Desk, Meet Head

Hoping to prevent the inevitable brain drain of summer, I spent a small fortune on activity books and flash cards for my seven-year old daughter last June. And since school starts in just twelve days, I figured this might be a good time to start thinking about cracking those puppies open. Sure, it means I’ll lose a very efficient doorstop (that kid can prop open a door like nobody’s business!), but I’m willing to make the sacrifice. Also, I’m kidding. I’d never use my daughter as a doorstop. Not when she’s awake, at least.

Anyhoodles, I spent the morning reminding myself why I’d make a lousy teacher. We started out great, my child practically drooling from her all-consuming hunger for knowledge. Or maybe I forgot to feed her breakfast. Either way, the novelty of playing school with Mommy wore off faster than you can say, “I’m calling CPS.”

The hemming began halfway through the first worksheet, followed quickly by the inevitable hawing. And as everyone knows, hawing is the gateway drug of dithering about.

Thus we entered the five stages of W.O.R.K. (WTF, OMG, RAWR, KMN). For you web neophytes, that’s what-the-fudge, oh-my-gosh, rawr (it means “I love you” in dinosaur), and kill-me-now.

Stage One: Whining

For readers without children, try to imagine the sound of a thousand fingernails scraping across a chalkboard. Now imagine your last nerve as said chalkboard, and the scraping sounds as every word emitted from your child’s mouth, mixed with all the tears that no one hears you cry.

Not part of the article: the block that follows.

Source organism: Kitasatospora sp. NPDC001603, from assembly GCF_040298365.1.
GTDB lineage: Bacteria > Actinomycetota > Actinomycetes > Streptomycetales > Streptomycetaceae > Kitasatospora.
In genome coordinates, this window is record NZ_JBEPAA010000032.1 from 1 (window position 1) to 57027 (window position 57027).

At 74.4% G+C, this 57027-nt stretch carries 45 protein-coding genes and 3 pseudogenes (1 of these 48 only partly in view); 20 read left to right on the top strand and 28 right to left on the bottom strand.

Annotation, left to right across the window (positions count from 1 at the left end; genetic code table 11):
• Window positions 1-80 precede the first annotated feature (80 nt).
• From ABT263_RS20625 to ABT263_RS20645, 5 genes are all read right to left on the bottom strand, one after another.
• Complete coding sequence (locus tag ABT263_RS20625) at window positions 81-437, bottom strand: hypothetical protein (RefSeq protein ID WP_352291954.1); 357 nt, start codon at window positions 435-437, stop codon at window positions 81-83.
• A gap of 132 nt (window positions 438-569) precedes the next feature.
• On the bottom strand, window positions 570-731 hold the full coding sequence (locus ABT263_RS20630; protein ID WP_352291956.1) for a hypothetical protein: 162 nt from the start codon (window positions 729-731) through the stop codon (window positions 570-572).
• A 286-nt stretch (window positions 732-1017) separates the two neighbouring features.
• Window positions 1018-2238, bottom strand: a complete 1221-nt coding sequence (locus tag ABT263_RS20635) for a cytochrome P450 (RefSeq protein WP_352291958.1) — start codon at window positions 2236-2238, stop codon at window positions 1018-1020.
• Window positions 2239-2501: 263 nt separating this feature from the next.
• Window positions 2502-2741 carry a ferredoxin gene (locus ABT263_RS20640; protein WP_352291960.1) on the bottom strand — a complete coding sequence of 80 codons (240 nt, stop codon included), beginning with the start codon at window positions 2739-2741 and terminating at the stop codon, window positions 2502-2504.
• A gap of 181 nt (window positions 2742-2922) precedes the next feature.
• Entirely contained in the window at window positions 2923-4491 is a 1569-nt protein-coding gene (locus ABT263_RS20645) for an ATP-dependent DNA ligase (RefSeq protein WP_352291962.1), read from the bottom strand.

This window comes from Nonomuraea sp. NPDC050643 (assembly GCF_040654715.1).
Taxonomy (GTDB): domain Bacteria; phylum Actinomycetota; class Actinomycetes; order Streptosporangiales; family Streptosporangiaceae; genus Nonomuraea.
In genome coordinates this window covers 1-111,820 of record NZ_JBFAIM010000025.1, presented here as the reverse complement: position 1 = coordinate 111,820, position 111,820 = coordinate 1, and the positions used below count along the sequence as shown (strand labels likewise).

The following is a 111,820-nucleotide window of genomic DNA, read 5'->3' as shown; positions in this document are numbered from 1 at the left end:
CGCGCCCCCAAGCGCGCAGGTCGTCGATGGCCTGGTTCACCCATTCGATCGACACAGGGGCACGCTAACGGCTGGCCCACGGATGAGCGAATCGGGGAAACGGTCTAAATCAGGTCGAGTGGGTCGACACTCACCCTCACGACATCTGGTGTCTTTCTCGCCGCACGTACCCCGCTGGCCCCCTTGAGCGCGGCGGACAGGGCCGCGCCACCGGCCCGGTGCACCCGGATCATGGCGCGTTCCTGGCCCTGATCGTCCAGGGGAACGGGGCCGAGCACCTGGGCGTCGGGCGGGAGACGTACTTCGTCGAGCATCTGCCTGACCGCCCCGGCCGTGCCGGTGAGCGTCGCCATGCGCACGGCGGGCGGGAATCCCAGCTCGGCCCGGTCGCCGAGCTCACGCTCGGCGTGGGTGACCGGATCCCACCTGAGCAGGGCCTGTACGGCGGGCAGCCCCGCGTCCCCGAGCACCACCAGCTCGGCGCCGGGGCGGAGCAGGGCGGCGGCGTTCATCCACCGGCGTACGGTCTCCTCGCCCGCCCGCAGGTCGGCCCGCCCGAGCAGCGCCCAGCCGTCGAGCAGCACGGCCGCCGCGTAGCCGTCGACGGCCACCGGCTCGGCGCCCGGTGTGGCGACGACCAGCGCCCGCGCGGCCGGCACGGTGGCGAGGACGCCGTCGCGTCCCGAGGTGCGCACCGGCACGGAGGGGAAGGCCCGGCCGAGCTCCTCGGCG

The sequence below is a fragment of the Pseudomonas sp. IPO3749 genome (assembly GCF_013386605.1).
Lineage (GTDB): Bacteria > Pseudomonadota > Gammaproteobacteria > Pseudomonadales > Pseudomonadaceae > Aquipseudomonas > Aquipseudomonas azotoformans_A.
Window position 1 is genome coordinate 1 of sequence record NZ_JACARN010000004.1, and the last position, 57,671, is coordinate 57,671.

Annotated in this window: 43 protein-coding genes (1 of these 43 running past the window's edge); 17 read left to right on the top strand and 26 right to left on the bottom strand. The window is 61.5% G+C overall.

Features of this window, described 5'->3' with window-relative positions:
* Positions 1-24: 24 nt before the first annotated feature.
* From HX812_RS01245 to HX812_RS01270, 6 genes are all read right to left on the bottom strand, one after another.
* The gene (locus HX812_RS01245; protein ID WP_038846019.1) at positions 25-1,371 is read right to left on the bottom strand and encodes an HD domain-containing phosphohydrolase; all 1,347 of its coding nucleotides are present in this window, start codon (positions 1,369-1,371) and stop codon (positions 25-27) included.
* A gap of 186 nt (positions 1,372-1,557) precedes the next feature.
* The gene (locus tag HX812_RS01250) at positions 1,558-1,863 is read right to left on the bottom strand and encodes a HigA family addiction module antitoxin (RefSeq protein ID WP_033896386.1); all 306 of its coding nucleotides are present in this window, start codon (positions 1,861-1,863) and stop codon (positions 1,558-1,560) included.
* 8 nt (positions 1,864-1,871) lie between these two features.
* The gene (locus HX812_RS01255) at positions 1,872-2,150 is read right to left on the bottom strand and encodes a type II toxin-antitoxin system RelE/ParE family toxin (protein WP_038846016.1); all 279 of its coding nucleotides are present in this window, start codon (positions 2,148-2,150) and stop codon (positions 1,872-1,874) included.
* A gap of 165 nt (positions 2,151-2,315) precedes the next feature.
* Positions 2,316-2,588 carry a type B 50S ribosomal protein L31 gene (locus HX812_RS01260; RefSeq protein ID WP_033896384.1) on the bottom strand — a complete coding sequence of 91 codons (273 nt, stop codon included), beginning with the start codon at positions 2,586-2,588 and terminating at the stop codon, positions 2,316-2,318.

It usually goes something like this:

“But whyyyyyyyyyy do I have to write the alphabet?”

“You said this would be fuuuuuuuuun.”

“How much mooooooooooore?”

“I want to go play MySims Agents on the Wii. This is haaaaaaard.”

Okay, so that last one was actually me. Whining begets whining, apparently. Also, that game is super fun.



Stage Two: Denial

This stage is categorized by toddler-onset dementia with elements of willful ignorance. Common symptoms include the inability to hold a pencil correctly, not remembering how to write one’s name, and claiming you didn’t learn how to do that in first grade, despite the HUNDREDS OF TIMES I’VE SEEN YOU DO THIS VERY GODDAMNED THING SO STOP STALLING AND DO IT ALREADY.

Ahem. I mean, “Just keep trying, Sweetie. That’s all Mommy asks.”


Stage Three: Arguing

The Arguing Stage can occur independently, or concurrently with the Denial Stage. Note that logic is not a requirement for Stage Three. Neither is the use of critical thinking, reasoning, or concentration. For further discussion, refer to the following transcript from today’s session.

Me: “What’s eight plus seven?”
Child: “House.”
Me: (blinking) “Um …”
Child: “That’s a picture of a house.”
Me: “Yes. And above it is a box labeled “Instructions.” What do the instructions say?”
Child: (reads) “Add the numbers inside the house. Oh.” (writes answer)
Me: “Honey, that five is backward.”
Child: “No, it isn’t”
Me: “If you don’t believe me, just look at the gazillion examples on the same page as the backward five you just wrote.”